For airlines in Latin America, the coronavirus pandemic not only posed a sudden, monumental operational challenge, but also interrupted the region’s long overdue growth trajectory.

When the World Health Organisation declared a global pandemic in mid-March 2020 and many countries effectively sealed their borders, airline executives say, the worst part was not knowing how long the pause would last, or what far-reaching effects it would have – on their companies, employees, industry and the continent’s economies.

Speaking during the ALTA Airline Leaders Forum on 25 October, executives from four of the region’s largest airlines reflected on those first chaotic days, and what they and their airlines learned from the experience.


Source: Max Kingsley-Jones/FlightGlobal

Latin American airline CEOs reflect on the pandemic, and its effect on the region’s carriers

“Very few things are worse than uncertainty, especially for those who need certainty to plan their work,” Copa Airlines chief executive Pedro Heilbron says. “From one day to the next, we all had to go home, park our planes and close our doors.”

After those first scary days, “It was like running a marathon without a finish line,” adds Heilbron, speaking on a panel with three other Latin American airline chiefs.

LATAM Airlines chief executive Roberto Alvo, who took on the job in April 2020, recalls that in the early days of the pandemic the primary goal was to be “frank and transparent” with the company’s employees, and ensure customers were kept informed of the Chilean airline’s capabilities.

“We realised that trying to forecast didn’t make any sense,” he says. “Our priorities changed. We asked: how can we try to take care of our passengers, who have no ability to plan, but also take care of our employees and protect the company?”

In Colombia, meantime, Adrian Neuhauser, who was Avianca’s chief financial officer at the time, was wondering how the airline was going to remain afloat, having just completed a restructuring the year before – and used up most of its assets.

“Our two main hubs had closed down, we had no airspace to fly in, we couldn’t continue to transport passengers and our fleet was grounded for five months,” says Neuhauser, who has in the meantime risen to the CEO role.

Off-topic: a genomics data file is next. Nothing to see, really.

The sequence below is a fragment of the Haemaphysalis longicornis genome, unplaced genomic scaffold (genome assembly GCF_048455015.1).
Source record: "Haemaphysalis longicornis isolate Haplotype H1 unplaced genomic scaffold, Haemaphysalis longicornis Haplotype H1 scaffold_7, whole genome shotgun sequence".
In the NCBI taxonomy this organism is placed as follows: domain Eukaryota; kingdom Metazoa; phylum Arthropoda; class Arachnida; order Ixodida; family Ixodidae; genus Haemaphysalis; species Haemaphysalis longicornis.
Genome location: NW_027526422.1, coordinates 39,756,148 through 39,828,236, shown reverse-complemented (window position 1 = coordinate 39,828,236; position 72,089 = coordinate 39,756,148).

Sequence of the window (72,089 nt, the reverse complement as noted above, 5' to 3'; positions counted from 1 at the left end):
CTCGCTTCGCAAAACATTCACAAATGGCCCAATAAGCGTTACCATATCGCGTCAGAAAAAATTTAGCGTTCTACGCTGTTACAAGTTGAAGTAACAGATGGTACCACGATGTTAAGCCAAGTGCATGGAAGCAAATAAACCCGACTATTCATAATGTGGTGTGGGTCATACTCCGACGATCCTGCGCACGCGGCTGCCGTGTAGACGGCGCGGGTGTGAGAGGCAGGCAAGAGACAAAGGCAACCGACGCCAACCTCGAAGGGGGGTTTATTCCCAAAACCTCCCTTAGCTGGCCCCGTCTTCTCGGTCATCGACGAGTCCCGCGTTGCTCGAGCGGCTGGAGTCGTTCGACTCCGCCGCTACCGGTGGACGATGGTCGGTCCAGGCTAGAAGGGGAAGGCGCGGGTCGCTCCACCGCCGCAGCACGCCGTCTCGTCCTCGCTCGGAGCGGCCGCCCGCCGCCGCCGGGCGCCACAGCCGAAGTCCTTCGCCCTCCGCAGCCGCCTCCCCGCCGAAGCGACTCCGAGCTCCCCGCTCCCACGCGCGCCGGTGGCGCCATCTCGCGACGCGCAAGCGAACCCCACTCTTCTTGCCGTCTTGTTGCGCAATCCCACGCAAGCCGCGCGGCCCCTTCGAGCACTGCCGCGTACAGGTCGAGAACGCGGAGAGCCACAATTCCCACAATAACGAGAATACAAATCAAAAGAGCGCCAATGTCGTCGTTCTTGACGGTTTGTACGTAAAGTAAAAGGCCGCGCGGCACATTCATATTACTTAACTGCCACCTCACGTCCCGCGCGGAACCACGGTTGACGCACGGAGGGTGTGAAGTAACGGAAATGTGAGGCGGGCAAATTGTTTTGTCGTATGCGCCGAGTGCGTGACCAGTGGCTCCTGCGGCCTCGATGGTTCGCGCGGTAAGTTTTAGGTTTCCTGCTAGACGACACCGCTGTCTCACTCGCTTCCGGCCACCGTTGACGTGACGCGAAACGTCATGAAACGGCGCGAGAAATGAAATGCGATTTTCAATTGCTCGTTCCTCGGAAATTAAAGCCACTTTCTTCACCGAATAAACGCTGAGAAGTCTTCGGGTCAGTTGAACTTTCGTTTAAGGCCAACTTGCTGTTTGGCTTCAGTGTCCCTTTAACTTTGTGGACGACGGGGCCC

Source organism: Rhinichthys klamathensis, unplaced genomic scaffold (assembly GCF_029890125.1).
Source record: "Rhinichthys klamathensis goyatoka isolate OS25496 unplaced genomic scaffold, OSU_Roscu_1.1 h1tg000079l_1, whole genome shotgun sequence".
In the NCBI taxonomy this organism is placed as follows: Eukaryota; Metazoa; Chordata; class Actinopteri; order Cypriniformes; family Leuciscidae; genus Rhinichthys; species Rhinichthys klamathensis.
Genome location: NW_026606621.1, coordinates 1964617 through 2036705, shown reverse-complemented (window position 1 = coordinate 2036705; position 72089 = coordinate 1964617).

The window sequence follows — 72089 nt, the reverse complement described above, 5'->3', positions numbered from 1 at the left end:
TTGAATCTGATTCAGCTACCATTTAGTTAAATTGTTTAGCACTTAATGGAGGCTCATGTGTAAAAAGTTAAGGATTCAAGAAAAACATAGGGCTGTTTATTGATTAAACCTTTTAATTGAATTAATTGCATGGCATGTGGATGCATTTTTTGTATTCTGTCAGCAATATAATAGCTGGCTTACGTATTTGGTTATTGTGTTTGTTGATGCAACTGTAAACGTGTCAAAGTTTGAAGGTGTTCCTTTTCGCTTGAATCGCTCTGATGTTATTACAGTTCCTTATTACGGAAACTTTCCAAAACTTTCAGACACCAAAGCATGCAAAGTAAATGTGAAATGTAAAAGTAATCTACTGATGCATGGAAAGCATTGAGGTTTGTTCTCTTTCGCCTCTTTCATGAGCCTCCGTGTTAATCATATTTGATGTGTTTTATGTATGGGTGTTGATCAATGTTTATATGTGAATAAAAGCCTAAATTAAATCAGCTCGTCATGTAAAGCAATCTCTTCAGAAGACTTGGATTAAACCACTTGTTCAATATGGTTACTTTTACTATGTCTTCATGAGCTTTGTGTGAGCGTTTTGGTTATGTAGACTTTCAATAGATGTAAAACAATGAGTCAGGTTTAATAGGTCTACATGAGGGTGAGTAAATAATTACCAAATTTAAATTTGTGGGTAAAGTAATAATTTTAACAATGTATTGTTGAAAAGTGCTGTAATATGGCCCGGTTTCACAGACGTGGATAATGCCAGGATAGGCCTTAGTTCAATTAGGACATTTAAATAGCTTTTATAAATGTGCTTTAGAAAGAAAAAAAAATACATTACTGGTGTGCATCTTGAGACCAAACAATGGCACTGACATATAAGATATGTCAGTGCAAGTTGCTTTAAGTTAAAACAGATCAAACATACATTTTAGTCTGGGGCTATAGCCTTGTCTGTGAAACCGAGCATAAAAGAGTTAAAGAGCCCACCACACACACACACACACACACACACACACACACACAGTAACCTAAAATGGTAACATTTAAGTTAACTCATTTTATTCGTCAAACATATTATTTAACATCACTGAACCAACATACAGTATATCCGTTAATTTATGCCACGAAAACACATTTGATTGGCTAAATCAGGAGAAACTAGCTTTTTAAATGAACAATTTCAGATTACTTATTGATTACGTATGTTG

Avianca was the first of three carriers in the region to voluntarily seek Chapter 11 bankruptcy protection with US courts. LATAM followed later in the month, and Aeromexico in early June.

But Avianca also found some find creative measures for the benefit of its staff, and to protect as much of the firm’s structure as it could.

“We were reducing the size of the airline, and pilots didn’t want to be suspended, so they designed a system of rotation that allowed us to retain all the pilots within our network,” he says. “We hope that will be a strength for future years.”

Argentine carrier Aerolineas Argentinas chief executive Pablo Ceriani says it was a “hectic and chaotic day-to-day process” of finding ways to manage what would become the biggest global crisis in the history of commercial aviation.

“One way we were able to face the situation was to try to control what we could, and that meant accepting there were a bunch of things we could not,” he says. Stemming the cash bleed was his main goal, and “suppliers quickly understood that we were all in this together”.

”Unions also showed flexibility, so that we could find solutions together,” he adds.

That said, the airline accomplished something that it likely would not have been able to do earlier – merging with smaller Argentine carrier Austral. That deal was sealed in December 2020.


The four CEOs cited particularly painful moments that will remain with them.

For Neuhauser, it was killing off a subsidiary the Colombian airline had had high hopes for, Avianca Peru, the day after declaring bankruptcy.

“The most difficult decision for me was to close down the entire operation after we spent a whole year investing in it,” he says.

Copa’s Heilbron remembers the gruelling conversations about releasing employees. In some cases, both partners of a couple were let go as the crisis dragged on.

“I knew that no matter what we did, it would be even more difficult for our people,” he says. “I hope never to have to go through that again.”


As large swaths of the populations began working from home, airlines turned to digital transformation to keep their companies functioning.

“We justifiably talk about medical staff who are heroes through this pandemic,” says Copa’s Heilbron. “But another group of heroes is the technology staff. We are all at home and being productive as if we were at the office.”

“They have done magic.”

Avianca, LATAM and Copa executives say their employees have now become accustomed to work-from-home set ups; they will continue to have the possibility of at least a hybrid work model. Ceriani says Aerolineas Argentinas’ employees will be expected to return to the office.

“We are looking at technological solutions, but we don’t really know what they will be, what the norms will be,” says Ceriani. “But for now, we need people to go back to the office.”


The CEOs agree that in the post-pandemic environment, modernisation must include activities that take climate change into account, and the industry’s sustainability must be a major priority as they build back. They are looking to governments for help.

“This crisis has offered all of us an opportunity to reconsider what we have to do to move forward,” LATAM’s Alvo says. ”I’m less concerned about frequent traveller programmes and more in understanding the importance of climate change to the future of our industry.”

The carriers are looking for “policies that are clear, concrete, precise, simple and affordable” he adds.